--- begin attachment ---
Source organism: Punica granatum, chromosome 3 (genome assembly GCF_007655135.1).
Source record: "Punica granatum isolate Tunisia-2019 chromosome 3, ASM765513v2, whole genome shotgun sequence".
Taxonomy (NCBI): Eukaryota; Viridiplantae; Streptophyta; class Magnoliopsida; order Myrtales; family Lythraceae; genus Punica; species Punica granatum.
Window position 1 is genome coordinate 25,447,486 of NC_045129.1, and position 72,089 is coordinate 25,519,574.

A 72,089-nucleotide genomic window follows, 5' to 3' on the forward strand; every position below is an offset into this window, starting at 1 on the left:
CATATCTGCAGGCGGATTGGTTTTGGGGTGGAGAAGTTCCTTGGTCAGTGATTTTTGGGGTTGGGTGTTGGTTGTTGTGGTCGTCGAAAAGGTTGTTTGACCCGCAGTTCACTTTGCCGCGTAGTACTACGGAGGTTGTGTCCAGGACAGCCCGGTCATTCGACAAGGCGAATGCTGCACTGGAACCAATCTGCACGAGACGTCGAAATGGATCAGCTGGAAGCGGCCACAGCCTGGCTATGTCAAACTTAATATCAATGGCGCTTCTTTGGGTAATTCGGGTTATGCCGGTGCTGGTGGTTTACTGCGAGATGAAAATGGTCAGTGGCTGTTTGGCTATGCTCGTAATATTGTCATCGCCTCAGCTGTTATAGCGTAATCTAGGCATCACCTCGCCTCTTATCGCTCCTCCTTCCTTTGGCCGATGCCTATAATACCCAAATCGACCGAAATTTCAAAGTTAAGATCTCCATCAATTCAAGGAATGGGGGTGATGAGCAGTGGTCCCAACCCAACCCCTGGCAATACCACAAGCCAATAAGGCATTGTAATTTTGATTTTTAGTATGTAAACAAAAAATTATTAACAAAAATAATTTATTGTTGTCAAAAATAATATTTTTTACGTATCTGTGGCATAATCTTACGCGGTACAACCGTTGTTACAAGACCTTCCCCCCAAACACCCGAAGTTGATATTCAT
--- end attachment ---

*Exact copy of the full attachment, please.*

Source organism: Punica granatum, chromosome 3 (genome assembly GCF_007655135.1).
Source record: "Punica granatum isolate Tunisia-2019 chromosome 3, ASM765513v2, whole genome shotgun sequence".
Taxonomy (NCBI): Eukaryota; Viridiplantae; Streptophyta; class Magnoliopsida; order Myrtales; family Lythraceae; genus Punica; species Punica granatum.
Window position 1 is genome coordinate 25,447,486 of NC_045129.1, and position 72,089 is coordinate 25,519,574.

A 72,089-nucleotide genomic window follows, 5' to 3' on the forward strand; every position below is an offset into this window, starting at 1 on the left:
CATATCTGCAGGCGGATTGGTTTTGGGGTGGAGAAGTTCCTTGGTCAGTGATTTTTGGGGTTGGGTGTTGGTTGTTGTGGTCGTCGAAAAGGTTGTTTGACCCGCAGTTCACTTTGCCGCGTAGTACTACGGAGGTTGTGTCCAGGACAGCCCGGTCATTCGACAAGGCGAATGCTGCACTGGAACCAATCTGCACGAGACGTCGAAATGGATCAGCTGGAAGCGGCCACAGCCTGGCTATGTCAAACTTAATATCAATGGCGCTTCTTTGGGTAATTCGGGTTATGCCGGTGCTGGTGGTTTACTGCGAGATGAAAATGGTCAGTGGCTGTTTGGCTATGCTCGTAATATTGTCATCGCCTCAGCTGTTATAGCGTAATCTAGGCATCACCTCGCCTCTTATCGCTCCTCCTTCCTTTGGCCGATGCCTATAATACCCAAATCGACCGAAATTTCAAAGTTAAGATCTCCATCAATTCAAGGAATGGGGGTGATGAGCAGTGGTCCCAACCCAACCCCTGGCAATACCACAAGCCAATAAGGCATTGTAATTTTGATTTTTAGTATGTAAACAAAAAATTATTAACAAAAATAATTTATTGTTGTCAAAAATAATATTTTTTACGTATCTGTGGCATAATCTTACGCGGTACAACCGTTGTTACAAGACCTTCCCCCCAAACACCCGAAGTTGATATTCAT